On June 11, powerful tremors sent villagers of Notun Rangagora in Assam’s Tinsukia district running out of their homes in terror. They were caused by a leaking oil well in nearby Baghjan village that had caught fire two days earlier.
The Baghjan fire, as it came to be called, killed two firefighters of the Oil India Limited, which owns the well, damaged nearly three dozen homes, 1,210 hectares of farmland and 470 hectares of small tea gardens, and forced the evacuation of 2,756 families from six villages. They were put up in a pair of local schools which OIL had turned into relief camps. They were told it was an emergency arrangement, but the displaced villagers ended up living in the overcrowded camps, with minimal facilities, for five months before the fire was extinguished on November 15. They felt abandoned and helpless, as did the handful of people who stayed behind in the villages, as , and were demanding a “concrete plan” for their rehabilitation.
Though they have since left the camps, the sense of helplessness persists as both OIL and the Assam government have practically abandoned them to their fate. They have not even been paid the full promised compensation. Reckoning they couldn’t live off their ravaged farmlands anymore, many villagers haven’t returned to their homes, seeking livelihoods elsewhere.
In Notun Rangagora, a village of about 2,275 people on the periphery of the Dibru-Saikhowa national park, a quarter of the population has not returned, said Bimola Borgohain, 58.
The road to Notun Rangagora village.
“After the losses from the floods, a lot of the people could not cope with the additional damage caused by the from the Baghjan leak,” she explained. “They moved to a village called Bhimpara Notun, in Tinsukia only. But they are facing problems there as well. They can’t afford to pay rent with their daily wages. Here or there, the people of Notun Rangagora can no longer find peace.”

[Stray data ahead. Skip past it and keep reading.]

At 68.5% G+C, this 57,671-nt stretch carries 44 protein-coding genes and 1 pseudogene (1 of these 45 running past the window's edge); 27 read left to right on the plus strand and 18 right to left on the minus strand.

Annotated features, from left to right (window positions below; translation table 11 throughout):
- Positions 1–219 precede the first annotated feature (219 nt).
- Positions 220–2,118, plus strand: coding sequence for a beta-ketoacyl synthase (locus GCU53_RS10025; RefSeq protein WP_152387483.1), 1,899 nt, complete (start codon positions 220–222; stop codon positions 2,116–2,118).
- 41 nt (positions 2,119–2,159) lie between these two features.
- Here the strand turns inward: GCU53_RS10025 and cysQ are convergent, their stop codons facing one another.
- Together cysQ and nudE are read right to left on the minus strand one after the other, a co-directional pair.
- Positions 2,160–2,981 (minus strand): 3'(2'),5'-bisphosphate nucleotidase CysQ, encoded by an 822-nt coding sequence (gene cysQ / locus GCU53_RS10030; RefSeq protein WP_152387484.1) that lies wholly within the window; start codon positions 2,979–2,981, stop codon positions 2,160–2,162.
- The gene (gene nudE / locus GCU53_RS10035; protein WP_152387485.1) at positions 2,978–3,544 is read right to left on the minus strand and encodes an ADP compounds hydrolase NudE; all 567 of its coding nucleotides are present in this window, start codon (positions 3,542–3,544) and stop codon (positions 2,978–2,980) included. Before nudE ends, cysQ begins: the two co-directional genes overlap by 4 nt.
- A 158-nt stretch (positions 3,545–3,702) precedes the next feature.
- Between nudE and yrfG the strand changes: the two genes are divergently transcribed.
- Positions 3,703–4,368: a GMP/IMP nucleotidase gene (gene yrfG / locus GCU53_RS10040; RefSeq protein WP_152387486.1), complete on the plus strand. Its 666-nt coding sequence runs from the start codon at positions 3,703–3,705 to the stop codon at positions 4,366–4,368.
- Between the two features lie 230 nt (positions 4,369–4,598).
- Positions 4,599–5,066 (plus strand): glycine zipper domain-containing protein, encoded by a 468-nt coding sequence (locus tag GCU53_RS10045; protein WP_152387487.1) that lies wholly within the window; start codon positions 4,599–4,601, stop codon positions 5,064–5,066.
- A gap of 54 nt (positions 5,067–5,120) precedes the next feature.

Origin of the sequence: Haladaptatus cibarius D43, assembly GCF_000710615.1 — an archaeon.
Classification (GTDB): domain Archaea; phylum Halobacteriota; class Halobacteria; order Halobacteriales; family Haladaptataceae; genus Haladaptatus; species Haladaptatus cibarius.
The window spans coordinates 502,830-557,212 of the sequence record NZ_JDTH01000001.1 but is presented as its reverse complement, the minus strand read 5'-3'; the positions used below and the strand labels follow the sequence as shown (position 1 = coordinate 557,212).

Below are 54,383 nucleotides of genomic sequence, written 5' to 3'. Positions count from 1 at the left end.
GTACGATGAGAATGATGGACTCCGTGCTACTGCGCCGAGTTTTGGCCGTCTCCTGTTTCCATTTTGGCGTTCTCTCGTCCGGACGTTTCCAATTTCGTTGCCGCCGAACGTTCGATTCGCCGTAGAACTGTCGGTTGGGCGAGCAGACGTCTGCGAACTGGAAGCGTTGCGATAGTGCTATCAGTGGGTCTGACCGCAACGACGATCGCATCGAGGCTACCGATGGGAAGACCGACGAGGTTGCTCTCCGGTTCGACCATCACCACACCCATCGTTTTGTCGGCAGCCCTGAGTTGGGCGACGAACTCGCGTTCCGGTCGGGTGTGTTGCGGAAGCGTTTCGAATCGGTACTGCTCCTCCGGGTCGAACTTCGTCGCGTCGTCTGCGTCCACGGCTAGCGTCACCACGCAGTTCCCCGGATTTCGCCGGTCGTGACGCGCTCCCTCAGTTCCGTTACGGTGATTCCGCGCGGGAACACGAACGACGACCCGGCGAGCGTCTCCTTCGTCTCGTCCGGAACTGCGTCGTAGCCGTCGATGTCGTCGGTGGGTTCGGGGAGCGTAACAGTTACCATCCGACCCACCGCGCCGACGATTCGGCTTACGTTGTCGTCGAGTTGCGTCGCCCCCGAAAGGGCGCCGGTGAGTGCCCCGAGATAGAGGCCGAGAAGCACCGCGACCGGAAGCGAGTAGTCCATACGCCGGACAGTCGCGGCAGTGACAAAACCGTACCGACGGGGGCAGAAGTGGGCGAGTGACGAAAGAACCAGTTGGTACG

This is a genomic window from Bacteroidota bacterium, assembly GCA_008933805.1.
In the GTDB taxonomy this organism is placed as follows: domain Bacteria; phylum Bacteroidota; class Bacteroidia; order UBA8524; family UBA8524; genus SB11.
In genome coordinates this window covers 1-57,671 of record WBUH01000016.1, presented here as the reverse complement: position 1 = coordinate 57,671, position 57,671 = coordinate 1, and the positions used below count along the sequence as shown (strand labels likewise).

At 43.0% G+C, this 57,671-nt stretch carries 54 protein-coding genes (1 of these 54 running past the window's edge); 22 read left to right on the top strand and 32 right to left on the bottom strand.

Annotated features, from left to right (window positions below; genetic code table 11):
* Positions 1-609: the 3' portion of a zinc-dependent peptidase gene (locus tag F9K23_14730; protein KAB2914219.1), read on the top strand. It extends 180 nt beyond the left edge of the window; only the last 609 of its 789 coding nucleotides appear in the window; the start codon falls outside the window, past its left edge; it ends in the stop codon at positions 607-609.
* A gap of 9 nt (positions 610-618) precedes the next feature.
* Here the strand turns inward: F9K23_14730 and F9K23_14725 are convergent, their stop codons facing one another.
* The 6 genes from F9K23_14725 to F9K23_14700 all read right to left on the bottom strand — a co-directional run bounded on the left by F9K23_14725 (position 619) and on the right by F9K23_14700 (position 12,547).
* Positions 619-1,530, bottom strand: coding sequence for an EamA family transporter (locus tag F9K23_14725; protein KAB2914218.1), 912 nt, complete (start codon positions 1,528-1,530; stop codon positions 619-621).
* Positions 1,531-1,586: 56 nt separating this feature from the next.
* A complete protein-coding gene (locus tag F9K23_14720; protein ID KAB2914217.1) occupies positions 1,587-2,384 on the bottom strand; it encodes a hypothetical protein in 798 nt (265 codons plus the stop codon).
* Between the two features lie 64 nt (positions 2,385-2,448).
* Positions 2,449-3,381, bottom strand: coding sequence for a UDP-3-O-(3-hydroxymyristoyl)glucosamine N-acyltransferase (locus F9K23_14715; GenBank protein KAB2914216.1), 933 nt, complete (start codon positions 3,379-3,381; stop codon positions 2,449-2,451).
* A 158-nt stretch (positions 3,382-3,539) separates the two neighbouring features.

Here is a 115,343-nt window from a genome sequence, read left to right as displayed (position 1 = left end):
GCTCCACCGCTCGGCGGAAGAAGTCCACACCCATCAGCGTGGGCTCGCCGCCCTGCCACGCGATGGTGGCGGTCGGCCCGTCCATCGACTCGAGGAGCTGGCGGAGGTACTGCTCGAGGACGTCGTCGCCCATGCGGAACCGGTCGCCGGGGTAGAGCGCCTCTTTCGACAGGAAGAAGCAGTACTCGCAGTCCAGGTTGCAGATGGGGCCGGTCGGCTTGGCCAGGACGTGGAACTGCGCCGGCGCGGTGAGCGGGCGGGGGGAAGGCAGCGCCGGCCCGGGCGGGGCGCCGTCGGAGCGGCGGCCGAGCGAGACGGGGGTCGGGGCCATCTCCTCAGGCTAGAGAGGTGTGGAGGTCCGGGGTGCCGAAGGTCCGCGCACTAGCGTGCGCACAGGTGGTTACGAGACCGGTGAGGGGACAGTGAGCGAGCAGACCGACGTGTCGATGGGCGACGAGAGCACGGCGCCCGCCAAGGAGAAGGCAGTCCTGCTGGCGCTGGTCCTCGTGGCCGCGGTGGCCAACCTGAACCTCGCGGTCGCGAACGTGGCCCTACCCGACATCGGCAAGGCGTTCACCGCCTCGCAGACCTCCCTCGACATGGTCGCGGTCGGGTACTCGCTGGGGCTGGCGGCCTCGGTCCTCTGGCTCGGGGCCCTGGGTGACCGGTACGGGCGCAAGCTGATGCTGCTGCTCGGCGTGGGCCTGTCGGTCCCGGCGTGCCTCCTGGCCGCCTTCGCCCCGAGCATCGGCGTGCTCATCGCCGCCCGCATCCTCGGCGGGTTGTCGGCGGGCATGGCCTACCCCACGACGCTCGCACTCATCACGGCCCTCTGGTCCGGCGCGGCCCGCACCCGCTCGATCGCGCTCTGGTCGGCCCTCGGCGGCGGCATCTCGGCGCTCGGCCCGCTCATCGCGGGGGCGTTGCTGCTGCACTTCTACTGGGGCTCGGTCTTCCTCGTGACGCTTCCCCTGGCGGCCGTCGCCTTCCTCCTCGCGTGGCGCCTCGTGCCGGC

It would have helped them get back on their feet if they got the promised compensation in full, Bimola said, but the authorities have been apathetic towards them. OIL was to provide the money for compensation and the administration was to distribute it after conducting a survey to assess the damage.
“We received Rs 25,000 in August as compensation, Rs 50,000 in October. The officials said the next instalment would be deposited on November 23 but it wasn’t. And we don’t know if we’ll get any more money in the future,” she added.
Several families haven’t received a penny, she claimed, apparently because the district administration messed up while collecting their bank account details.
Bimola Borgohain at her home.
Tridiv Hazarika, a spokesperson for OIL, said the company has not received the final assessment report from Tinsukia’s deputy commissioner, but based on interim and discussions with the deputy commission, it has released Rs 36.90 crore for compensating the people impacted by the fire. This sum includes interim relief of Rs 10.93 crore given to 3,000 families put up in the relief camps.